Special issue on AI for People (with sponsored Best Paper Award)

We invite contributions to a Special Issue on AI for People, to be published by the AI & Society - Journal of Culture, Knowledge and Communication (Springer) https://www.springer.com/journal/146​.    

Please note the Best Paper Award. More details at the bottom of this page.

This Special Issue was born out of the idea of shaping Artificial Intelligence technology around human and societal needs.  We believe that technology should respect the anthropocentric principle. It should be at the service of the people, not vice-versa. In order to foster this idea, we need to narrow the gap between civil society and technical experts. This gap is  one in knowledge, in action and in tools for change. 

Special Issue Themes

The ‘social good’ is something which benefits the general public, being ‘for’ the people, and at the same time, it is something which reflects and respects their wishes, being ‘from’ the people. The ‘social good’ can be envisioned as global citizens uniting to unlock the potential of individuals through collaboration to create positive societal impact. It is about engagement, shareability and bringing people together to change the world for the better. Concurrently, Artificial Intelligence (AI) research is mature enough for stable algorithms and approaches to be used and play a crucial role in the  aforementioned ‘social good’, enabling the deployment of revolutionary services and applications. It is envisioned that both the social interaction and the integration with smart devices will meaningfully impact societal development and sustainability.  
Nowadays, advances in research on AI systems have yielded a far-reaching discourse about the applicability of the AI  Ethics principles when designing, developing, integrating or using AI systems. AI Ethical principles are guidelines put  forward by policy makers that can act as abstractions, as normative constraints on the do’s and don’ts of algorithmic use in  society. Themes of transparency, justice and fairness, non-maleficence, responsibility and privacy must be taken into  account when deploying real-world AI systems.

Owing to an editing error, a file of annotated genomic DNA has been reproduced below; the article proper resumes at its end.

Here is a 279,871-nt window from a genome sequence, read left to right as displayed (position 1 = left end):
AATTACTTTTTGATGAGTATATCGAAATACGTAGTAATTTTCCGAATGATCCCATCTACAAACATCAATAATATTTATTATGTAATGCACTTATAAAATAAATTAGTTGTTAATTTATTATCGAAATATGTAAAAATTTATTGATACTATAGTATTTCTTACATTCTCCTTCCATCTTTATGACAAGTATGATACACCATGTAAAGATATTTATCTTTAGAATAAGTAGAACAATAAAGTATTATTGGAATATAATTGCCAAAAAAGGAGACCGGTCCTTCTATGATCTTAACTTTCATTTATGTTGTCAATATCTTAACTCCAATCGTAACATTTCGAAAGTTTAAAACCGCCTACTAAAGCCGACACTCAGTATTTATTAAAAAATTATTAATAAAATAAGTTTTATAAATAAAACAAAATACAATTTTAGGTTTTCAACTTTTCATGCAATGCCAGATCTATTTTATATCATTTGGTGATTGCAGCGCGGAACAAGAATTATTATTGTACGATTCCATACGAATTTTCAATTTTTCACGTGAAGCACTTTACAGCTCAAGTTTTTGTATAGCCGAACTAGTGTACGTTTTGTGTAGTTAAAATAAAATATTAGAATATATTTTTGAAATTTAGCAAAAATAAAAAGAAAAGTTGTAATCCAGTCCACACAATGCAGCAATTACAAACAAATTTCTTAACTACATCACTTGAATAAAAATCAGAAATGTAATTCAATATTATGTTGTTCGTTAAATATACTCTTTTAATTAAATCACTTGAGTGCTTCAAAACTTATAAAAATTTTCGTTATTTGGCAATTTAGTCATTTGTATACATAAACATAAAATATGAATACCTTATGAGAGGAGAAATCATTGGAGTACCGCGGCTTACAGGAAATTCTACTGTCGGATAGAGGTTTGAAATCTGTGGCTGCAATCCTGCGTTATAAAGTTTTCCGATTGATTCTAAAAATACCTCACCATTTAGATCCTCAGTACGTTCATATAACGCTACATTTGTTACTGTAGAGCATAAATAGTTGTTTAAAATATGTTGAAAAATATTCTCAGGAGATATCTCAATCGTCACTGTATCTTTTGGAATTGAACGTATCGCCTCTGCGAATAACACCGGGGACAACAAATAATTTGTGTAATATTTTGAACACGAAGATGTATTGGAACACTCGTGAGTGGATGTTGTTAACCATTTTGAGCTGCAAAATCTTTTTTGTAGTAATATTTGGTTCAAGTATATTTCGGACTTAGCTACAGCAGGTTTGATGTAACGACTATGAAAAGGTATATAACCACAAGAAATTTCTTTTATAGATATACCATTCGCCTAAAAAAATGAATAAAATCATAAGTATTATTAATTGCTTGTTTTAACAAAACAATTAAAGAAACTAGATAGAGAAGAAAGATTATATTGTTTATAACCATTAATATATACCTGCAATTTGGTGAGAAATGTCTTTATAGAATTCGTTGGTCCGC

This Special Issue will focus on the following AI Ethics principles:  

1. Accuracy and Robustness: algorithmic conclusions are probabilities and therefore not infallible and they also  might incur in errors during execution. This can lead to unjustified actions.  
2. Explainability and Transparency: a lack of interpretability and transparency can lead to algorithmic systems that  are hard to control, monitor, and correct. This is the commonly called ‘black-box’ issue.  
3. Bias and Fairness: conclusions can only be as reliable (but also as neutral) as the data they are based on, and this  can lead to bias. An action could be found to be discriminatory if it has a disproportionate impact on one group of  people.  
4. Privacy: algorithmic activities, like profiling, can lead to challenges for autonomy and informational privacy.    
5. Accountability: it is hard to assign responsibility to algorithmic harms and this can lead to issues with moral  responsibility.   
6. Safety and Security: AI systems need to respect and support privacy rights and data protection while ensuring the  security of data.  

The aim of this Special Issue is, however broad, mostly twofold. On one hand, it entails the technical realization of these  AI Ethics principles (one or more) in practice. For example, this might refer to specific techniques to ensure principles like ‘fairness’ in an algorithm, with their related practical challenges. On the other hand, it entails addressing these principles  from a conceptual standpoint. For example, this might entail, among other things, theorizing, analysing, criticizing and/or  further developing the AI principles themselves. Contributions are welcomed from a host of different disciplines, spanning  from the sciences, the social sciences and the humanities.